Cast: Naseeruddin Shah, Arshad Warsi, Vidya Balan
Direction: Abhishek Chaubey
Duration: 2 hours
Story: Two crooks, Khalu Jaan and Babban are on the run from another crook they have duped. They seek refuge with a friend's widow who turns out to be as crooked as them. The threesome hatch a plot to get rich quick. But, do they succeed?
Movie Review: Ishqiya is a zany little black comedy that may be completely desi in its idiom, its lingo, its landscape. Yet, when it comes to drama, it is totally Hollywood. Debutant director Abhishek Chaubey tells his story with a panache that falters only in the end. Ironically, if he hadn't faltered in winding up this delectable little tale of a wicked trio, with nothing to lose not even their morals -- he would have created a masterpiece. But the last few reels are so much of a rumble-tumble, they leave you both confused and somewhat dissatisfied.
But till you reach the slipshod resolution of the story, Ishqiya is pure delight. Both in terms of the narrative that moves from one tangy twist to another; and in terms of the performances, which are so zippy, they fill you with beans. Naseeruddin Shah lives and breathes the role of the wily and somewhat wizened Khalu Jaan who doesn't balk at falling on his would-be assassin's feet, begging for mercy. Nor does he see anything amiss in colouring his beard black, when the wily widow, Krishna (Vidya Balan) sets his testosterone in play with her seductive song and guile. But Arshad Warsi doesn't want to be left behind as Babban, the rustic rogue and matches him crooked step for step. And the duo are totally bindaas as rivals in love, ready to beat each other to pulp for the charms of Krishnaji. As for Krishnaji: Vidya Balan truly deserves another wow after her scintillating show in Paa. This time, she does a complete volte face to her Parineeta image, flashing her eyes, sucking thumbs and setting out the details for a kidnap plot, with unbridled glee. Truly, this ones a magical threesome that sets the explosive backdrop literally on fire with their everything's-fair-in-love -- and petty crime -- principles.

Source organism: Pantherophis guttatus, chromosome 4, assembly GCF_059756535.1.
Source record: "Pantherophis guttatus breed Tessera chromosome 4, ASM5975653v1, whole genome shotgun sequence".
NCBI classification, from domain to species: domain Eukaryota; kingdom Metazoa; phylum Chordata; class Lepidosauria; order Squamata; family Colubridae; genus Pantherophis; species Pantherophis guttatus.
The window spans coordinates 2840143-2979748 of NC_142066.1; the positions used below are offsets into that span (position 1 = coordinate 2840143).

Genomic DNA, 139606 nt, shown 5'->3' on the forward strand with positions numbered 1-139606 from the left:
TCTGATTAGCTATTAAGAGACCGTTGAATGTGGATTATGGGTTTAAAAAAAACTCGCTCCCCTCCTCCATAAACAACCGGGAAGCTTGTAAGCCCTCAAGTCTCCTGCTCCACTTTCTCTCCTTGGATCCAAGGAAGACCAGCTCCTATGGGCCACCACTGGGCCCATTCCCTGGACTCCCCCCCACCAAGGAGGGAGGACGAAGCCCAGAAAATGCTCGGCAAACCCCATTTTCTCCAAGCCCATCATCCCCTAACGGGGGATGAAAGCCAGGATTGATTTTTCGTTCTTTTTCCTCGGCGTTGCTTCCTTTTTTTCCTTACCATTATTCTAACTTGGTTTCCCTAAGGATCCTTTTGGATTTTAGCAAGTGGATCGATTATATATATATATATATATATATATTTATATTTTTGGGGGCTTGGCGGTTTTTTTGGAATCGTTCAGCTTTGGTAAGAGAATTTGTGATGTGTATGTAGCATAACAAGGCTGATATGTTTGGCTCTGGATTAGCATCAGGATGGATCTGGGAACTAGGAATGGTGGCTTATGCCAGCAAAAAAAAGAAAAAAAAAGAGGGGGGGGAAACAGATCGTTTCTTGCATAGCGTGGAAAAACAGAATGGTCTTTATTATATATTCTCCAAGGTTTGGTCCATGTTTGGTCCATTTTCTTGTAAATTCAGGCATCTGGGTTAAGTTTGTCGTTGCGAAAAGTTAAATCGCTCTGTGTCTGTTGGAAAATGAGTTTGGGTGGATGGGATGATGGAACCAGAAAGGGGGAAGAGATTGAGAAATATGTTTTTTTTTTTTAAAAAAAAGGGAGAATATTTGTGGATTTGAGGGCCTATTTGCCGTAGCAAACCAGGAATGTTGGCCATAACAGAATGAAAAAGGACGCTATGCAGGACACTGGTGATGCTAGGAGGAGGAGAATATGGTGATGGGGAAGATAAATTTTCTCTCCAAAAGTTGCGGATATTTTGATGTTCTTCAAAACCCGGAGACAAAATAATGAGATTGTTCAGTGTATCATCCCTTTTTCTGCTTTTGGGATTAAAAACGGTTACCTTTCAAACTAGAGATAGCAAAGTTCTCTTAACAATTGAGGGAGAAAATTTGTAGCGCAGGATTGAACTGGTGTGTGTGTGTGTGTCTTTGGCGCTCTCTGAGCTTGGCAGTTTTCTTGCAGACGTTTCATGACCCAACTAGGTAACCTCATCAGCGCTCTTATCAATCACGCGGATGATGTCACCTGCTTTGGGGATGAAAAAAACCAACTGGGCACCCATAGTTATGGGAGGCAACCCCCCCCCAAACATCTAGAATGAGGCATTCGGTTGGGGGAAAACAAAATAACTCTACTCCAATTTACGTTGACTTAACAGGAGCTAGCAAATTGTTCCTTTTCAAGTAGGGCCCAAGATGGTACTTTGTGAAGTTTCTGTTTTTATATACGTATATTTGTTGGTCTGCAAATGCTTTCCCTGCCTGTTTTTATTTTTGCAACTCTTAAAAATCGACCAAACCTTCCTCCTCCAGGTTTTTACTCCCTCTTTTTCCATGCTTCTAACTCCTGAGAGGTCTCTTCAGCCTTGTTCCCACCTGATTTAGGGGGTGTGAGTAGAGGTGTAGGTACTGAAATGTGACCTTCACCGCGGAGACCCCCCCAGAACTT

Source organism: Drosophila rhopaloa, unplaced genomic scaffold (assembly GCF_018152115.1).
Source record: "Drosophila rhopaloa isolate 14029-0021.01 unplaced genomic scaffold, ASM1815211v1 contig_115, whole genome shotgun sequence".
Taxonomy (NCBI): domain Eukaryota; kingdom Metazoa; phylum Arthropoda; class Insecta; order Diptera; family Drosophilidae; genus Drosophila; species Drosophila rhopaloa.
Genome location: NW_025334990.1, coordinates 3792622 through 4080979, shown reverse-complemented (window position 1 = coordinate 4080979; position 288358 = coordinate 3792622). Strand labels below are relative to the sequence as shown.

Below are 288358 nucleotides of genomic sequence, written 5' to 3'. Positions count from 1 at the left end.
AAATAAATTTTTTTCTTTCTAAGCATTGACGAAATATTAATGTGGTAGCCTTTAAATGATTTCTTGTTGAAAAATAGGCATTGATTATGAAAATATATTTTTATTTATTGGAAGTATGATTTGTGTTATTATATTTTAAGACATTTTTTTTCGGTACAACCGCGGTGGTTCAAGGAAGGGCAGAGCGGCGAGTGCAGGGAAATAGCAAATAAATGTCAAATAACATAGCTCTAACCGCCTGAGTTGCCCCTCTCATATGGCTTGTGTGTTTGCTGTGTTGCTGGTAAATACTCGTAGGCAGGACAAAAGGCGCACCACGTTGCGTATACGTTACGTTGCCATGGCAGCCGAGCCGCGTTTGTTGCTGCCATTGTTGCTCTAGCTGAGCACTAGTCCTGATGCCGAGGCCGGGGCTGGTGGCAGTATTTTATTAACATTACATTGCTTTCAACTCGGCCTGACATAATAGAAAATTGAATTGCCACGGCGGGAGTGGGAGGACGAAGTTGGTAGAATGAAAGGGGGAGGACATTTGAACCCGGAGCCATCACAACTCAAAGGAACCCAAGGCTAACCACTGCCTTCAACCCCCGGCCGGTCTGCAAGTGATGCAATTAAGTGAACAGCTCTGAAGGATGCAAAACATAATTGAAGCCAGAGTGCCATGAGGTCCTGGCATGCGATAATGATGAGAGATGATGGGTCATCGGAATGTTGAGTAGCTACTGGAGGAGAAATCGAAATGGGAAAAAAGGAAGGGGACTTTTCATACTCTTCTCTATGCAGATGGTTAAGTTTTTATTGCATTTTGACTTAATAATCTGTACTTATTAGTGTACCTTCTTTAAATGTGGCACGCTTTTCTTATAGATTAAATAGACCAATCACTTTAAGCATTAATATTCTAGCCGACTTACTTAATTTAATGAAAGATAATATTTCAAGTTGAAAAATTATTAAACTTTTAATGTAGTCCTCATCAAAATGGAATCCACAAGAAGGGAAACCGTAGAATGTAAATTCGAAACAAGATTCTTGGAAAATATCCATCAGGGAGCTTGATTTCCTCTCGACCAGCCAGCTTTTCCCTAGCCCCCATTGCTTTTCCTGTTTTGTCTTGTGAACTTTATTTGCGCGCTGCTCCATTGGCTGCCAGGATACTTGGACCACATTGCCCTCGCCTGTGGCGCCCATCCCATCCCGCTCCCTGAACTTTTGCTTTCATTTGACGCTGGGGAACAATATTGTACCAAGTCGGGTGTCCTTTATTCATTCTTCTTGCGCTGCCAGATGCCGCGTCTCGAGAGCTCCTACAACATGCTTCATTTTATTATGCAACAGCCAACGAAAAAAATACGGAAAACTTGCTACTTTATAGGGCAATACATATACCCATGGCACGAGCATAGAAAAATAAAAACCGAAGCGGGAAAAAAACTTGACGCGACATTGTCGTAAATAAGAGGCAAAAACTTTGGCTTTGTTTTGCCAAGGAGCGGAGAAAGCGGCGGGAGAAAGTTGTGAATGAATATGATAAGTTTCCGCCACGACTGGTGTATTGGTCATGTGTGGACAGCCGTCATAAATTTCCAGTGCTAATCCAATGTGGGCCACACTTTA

Adding juice to their antics is the backdrop. The backwater badlands of Eastern UP, with their characteristic gun culture, caste wars and edgy lingo loom large as the fourth character in this crime play. And like the other three, this one's an intensely colourful character too, competently captured on screen by cinematographer Mohana Krishna. Equally enhancing is Vishal Bhardwaj's music score which already has two chartbusters on air: Ibn-e-Batuta and Dil To Bachcha Hai.
In Ishqiya lingo, the film is a sutli bomb (firecracker) that tickles and explodes. But for the hurried and harried end. Go, have a blast.
A word about:
Performances: Excellent, all. The trio of Naseeruddin, Arshad Warsi and Vidya Balan are eminently watchable as they unleash the various shades of the human psyche.
Story: Vishal Bhardwaj, Sabrina Dhawan and Abhishek Chaubey have a winning script that unfolds with panache, faltering only in the end. The climax is clumsy.
Dialogue: Vishal Bhardwaj gives the dialogue an earthy, rustic feel and rightfully captures the spirit of the hinterland.
Cinematography: Mohana Krishna captures the backwaters of Eastern UP with all their laid-back charm, perfectly and poetically.
Music: the audio track is a winner all the way with the Vishal Bhardwaj-Gulzar duo creating chartbusters like the peppy Ibn-e-Batuta and the soulful Dil to Bachcha Hai.